Manuel Abels is not a traditional Ferris Honors student.
Originally from Osnabruck, Germany, this 25-year-old has been traveling and attending different schools for years while studying international politics.
Manuel has been at Ferris since the start of the school year in August, but this isn’t his first time here.
“I was at Ferris already four years ago,” he said. “There’s a program called the German-American Congress Exchange, where you go to the United States from Germany for a year to study for a semester, then you work one semester anywhere in the U.S. And I somehow got placed in Big Rapids.”
(This program also works the other way, so if you want to study in Germany, look into it!)
So, in 2010, Manuel went to Ferris for a semester, and then was hired into the Office of International Education in January once his semester was done. After that, he lived in Chicago for four months, then went to Israel to study for a year, and then went back to his university in Germany to work on his degree.
To get to Ferris the second time, Manuel took advantage of an exchange student agreement between Ferris and his German university. Ferris doesn’t have an international relations program, though, so Manuel is taking classes in communications, history, political science, and economics.
Even though Manuel attends Ferris right now, he pays the tuition of his school in Germany, which is significantly less than it is in the U.S. Since the government there pays for most of the tuition, a German semester costs about $500.
So how does Ferris stack up against the other places Manuel has lived?
“What I really like about Ferris are the opportunities you have,” said Manuel. “All day there’s something going on if you want to hang out with somebody, or there’s always some type of event. I like the teaching style, because the classes are quite small here compared to the classes in Germany where you have sometimes 100 people in one class. So you have so much interaction with the professors themselves.”
Though Manuel agrees that Big Rapids isn’t the “most prosperous city and not the most diverse city,” he doesn’t have many negative experiences to share about his time here.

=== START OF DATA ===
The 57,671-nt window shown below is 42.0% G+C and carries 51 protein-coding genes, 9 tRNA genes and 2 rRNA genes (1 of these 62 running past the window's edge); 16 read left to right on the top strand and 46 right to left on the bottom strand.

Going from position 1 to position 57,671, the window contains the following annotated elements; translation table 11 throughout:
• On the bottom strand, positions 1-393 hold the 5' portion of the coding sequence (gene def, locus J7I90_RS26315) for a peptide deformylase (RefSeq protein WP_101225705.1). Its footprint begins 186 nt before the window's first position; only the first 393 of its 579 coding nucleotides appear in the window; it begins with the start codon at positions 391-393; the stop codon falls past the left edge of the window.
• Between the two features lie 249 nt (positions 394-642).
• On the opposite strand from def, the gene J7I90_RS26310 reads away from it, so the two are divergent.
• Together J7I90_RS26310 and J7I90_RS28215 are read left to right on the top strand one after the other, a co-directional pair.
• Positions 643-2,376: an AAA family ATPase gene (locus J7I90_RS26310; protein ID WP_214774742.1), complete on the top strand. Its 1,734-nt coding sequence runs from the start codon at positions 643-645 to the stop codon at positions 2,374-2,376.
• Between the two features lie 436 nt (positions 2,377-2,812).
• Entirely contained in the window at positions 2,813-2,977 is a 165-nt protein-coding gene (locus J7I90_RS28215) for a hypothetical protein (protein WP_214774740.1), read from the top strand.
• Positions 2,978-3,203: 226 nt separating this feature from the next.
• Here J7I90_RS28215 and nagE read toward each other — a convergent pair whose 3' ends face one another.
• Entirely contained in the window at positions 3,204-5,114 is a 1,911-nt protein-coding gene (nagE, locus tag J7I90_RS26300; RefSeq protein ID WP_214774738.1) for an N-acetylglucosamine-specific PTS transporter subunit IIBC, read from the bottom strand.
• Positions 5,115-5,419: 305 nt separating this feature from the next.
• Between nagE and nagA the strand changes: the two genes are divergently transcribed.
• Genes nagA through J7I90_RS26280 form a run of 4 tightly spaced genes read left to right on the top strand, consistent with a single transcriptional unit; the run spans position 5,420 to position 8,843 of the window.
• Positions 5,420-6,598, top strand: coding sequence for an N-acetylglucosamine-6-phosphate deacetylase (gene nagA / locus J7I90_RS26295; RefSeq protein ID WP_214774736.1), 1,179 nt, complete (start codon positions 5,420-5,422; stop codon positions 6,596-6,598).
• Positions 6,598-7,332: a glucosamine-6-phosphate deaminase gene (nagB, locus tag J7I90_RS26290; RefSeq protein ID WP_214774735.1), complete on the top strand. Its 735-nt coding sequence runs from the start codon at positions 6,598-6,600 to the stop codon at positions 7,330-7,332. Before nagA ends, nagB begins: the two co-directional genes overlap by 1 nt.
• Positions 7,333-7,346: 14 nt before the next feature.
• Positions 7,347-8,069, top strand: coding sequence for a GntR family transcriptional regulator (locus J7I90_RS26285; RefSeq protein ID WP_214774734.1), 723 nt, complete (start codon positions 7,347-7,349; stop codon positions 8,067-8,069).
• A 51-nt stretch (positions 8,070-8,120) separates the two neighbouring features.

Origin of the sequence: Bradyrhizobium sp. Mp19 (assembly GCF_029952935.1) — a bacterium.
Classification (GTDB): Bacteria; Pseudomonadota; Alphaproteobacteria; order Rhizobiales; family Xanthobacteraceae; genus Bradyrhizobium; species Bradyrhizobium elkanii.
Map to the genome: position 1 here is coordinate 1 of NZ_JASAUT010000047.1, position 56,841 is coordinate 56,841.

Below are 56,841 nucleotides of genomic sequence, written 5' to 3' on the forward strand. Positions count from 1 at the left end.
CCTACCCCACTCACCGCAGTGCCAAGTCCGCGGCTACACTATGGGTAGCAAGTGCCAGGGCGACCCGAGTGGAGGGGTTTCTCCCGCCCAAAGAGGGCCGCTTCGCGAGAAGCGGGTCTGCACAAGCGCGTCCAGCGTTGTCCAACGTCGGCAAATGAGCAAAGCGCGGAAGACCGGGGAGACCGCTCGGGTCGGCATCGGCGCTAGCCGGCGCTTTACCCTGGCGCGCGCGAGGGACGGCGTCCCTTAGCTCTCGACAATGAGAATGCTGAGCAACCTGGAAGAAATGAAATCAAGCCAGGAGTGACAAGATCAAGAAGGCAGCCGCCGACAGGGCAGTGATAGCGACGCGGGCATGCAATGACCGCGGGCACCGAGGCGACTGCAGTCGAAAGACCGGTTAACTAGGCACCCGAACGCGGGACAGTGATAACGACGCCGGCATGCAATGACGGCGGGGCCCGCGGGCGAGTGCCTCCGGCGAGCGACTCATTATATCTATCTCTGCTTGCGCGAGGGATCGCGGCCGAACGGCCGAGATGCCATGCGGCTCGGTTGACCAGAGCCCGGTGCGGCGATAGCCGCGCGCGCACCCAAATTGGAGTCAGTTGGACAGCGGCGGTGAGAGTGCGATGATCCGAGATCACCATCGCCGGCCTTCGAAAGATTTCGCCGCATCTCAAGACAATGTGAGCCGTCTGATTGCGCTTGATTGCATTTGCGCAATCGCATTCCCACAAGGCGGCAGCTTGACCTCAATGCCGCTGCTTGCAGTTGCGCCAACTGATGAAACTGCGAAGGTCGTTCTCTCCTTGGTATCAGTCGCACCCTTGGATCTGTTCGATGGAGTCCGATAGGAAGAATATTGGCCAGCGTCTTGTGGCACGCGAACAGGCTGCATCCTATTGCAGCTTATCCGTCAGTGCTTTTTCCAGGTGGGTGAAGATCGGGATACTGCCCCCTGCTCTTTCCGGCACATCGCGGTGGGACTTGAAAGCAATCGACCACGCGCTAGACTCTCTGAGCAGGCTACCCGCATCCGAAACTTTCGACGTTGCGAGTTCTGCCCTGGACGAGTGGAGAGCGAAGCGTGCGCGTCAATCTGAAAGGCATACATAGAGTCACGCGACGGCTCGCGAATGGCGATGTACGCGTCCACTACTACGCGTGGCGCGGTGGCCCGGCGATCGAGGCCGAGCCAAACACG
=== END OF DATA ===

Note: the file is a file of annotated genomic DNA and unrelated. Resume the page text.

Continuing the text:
“I really like that you can quickly get in touch,” Manuel said. “I have friends who are professors here at the university, and the people we meet literally open doors for us. We have a friend who tells us all the time, ‘Come over, use the snowmobile, use the four wheeler, go shooting if you want.’ He gives us everything and is like, ‘Have a good day, use everything I own.’ You wouldn’t get that in Chicago or somewhere else. So I believe the community feeling is so crucial here, which I really enjoy.”
Most of us grumble about it incessantly for months, but Manuel was surprisingly lighthearted when talking about the bitter cold that encompasses Big Rapids for the majority of the year.
“In my city in Germany, we have about a week of snow, and it’s a couple of inches and it’s gone within a couple of days,” Manuel said. “I have never lived in such a cold place. I really had to get used to it. When your nose is freezing from the inside, it’s kind of an experience that is quite unique.”
After Dr. Bradley suggested Manuel check out the Honors Program last semester, he decided to give it a try and joined at the beginning of this semester.
“He said, ‘Why don’t you do it, it’s a great opportunity,’” Manuel explained. “So we applied and got in right away. We met with Charlie, who helped us a lot with grad school applications, and we do the volunteer work, sometimes we go to the events. We’re probably not as involved as someone who’s here already as a freshman and is in Honors because we just entered the program, so it’s quite new to us because the system doesn’t exist in Germany. We had to figure it out and now we’re on the right track.”
Manuel said that he’s often focused on studying on the weekends to get good grades, but he likes to snowmobile, hang out with friends, and even occasionally go out to parties.
Manuel has definitely taken advantage of being in the U.S. and has probably visited more U.S. cities than lot of the people who live here. He’s been to Detroit, Chicago, Miami, Denver, Los Angeles, San Francisco, San Diego, New York City, Washington, D.C., Philadelphia, Atlanta, and New Orleans. Among all those cities, Chicago is his favorite, where he lived for four months in spring 2011.
As he finishes up his last few months at Ferris, Manuel is looking into grad school in both the United States and Germany. After getting his Master’s and PhD, he aspires to work in the foreign department of the German or American Congress, the European Union, or the United Nations.